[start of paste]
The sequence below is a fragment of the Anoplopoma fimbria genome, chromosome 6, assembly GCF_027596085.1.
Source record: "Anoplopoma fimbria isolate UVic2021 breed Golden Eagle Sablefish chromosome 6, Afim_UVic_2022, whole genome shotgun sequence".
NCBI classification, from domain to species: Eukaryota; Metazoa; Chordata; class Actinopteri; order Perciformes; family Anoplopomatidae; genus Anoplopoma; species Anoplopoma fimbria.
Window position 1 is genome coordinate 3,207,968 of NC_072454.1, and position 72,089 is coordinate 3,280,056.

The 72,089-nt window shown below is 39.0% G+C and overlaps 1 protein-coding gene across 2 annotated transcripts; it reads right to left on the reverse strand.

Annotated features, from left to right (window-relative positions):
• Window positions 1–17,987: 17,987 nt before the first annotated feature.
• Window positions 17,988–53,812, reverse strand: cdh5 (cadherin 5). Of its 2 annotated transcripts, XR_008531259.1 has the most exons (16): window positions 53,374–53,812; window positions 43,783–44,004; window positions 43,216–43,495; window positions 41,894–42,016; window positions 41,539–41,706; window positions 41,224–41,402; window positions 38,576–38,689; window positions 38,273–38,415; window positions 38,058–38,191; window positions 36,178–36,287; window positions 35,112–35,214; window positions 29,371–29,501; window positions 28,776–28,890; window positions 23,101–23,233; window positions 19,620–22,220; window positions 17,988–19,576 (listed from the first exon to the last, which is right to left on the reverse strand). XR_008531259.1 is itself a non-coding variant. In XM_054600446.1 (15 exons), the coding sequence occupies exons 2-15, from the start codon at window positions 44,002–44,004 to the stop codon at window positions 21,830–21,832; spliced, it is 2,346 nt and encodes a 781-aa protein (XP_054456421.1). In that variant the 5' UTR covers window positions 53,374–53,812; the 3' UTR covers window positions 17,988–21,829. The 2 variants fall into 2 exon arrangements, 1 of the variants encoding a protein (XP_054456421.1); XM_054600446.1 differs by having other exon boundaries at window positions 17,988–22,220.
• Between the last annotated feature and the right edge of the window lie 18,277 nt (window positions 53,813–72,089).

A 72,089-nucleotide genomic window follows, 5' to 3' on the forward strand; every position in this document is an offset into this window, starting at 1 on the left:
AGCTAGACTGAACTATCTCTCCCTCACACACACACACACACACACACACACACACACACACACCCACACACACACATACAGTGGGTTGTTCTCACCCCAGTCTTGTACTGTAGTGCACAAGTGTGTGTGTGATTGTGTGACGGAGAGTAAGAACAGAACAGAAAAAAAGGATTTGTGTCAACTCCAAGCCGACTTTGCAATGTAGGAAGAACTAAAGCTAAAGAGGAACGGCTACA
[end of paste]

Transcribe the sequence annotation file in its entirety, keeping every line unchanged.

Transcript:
The sequence below is a fragment of the Anoplopoma fimbria genome, chromosome 6, assembly GCF_027596085.1.
Source record: "Anoplopoma fimbria isolate UVic2021 breed Golden Eagle Sablefish chromosome 6, Afim_UVic_2022, whole genome shotgun sequence".
NCBI classification, from domain to species: Eukaryota; Metazoa; Chordata; class Actinopteri; order Perciformes; family Anoplopomatidae; genus Anoplopoma; species Anoplopoma fimbria.
Window position 1 is genome coordinate 3,207,968 of NC_072454.1, and position 72,089 is coordinate 3,280,056.

The 72,089-nt window shown below is 39.0% G+C and overlaps 1 protein-coding gene across 2 annotated transcripts; it reads right to left on the reverse strand.

Annotated features, from left to right (window-relative positions):
• Window positions 1–17,987: 17,987 nt before the first annotated feature.
• Window positions 17,988–53,812, reverse strand: cdh5 (cadherin 5). Of its 2 annotated transcripts, XR_008531259.1 has the most exons (16): window positions 53,374–53,812; window positions 43,783–44,004; window positions 43,216–43,495; window positions 41,894–42,016; window positions 41,539–41,706; window positions 41,224–41,402; window positions 38,576–38,689; window positions 38,273–38,415; window positions 38,058–38,191; window positions 36,178–36,287; window positions 35,112–35,214; window positions 29,371–29,501; window positions 28,776–28,890; window positions 23,101–23,233; window positions 19,620–22,220; window positions 17,988–19,576 (listed from the first exon to the last, which is right to left on the reverse strand). XR_008531259.1 is itself a non-coding variant. In XM_054600446.1 (15 exons), the coding sequence occupies exons 2-15, from the start codon at window positions 44,002–44,004 to the stop codon at window positions 21,830–21,832; spliced, it is 2,346 nt and encodes a 781-aa protein (XP_054456421.1). In that variant the 5' UTR covers window positions 53,374–53,812; the 3' UTR covers window positions 17,988–21,829. The 2 variants fall into 2 exon arrangements, 1 of the variants encoding a protein (XP_054456421.1); XM_054600446.1 differs by having other exon boundaries at window positions 17,988–22,220.
• Between the last annotated feature and the right edge of the window lie 18,277 nt (window positions 53,813–72,089).

A 72,089-nucleotide genomic window follows, 5' to 3' on the forward strand; every position in this document is an offset into this window, starting at 1 on the left:
AGCTAGACTGAACTATCTCTCCCTCACACACACACACACACACACACACACACACACACACACCCACACACACACATACAGTGGGTTGTTCTCACCCCAGTCTTGTACTGTAGTGCACAAGTGTGTGTGTGATTGTGTGACGGAGAGTAAGAACAGAACAGAAAAAAAGGATTTGTGTCAACTCCAAGCCGACTTTGCAATGTAGGAAGAACTAAAGCTAAAGAGGAACGGCTACA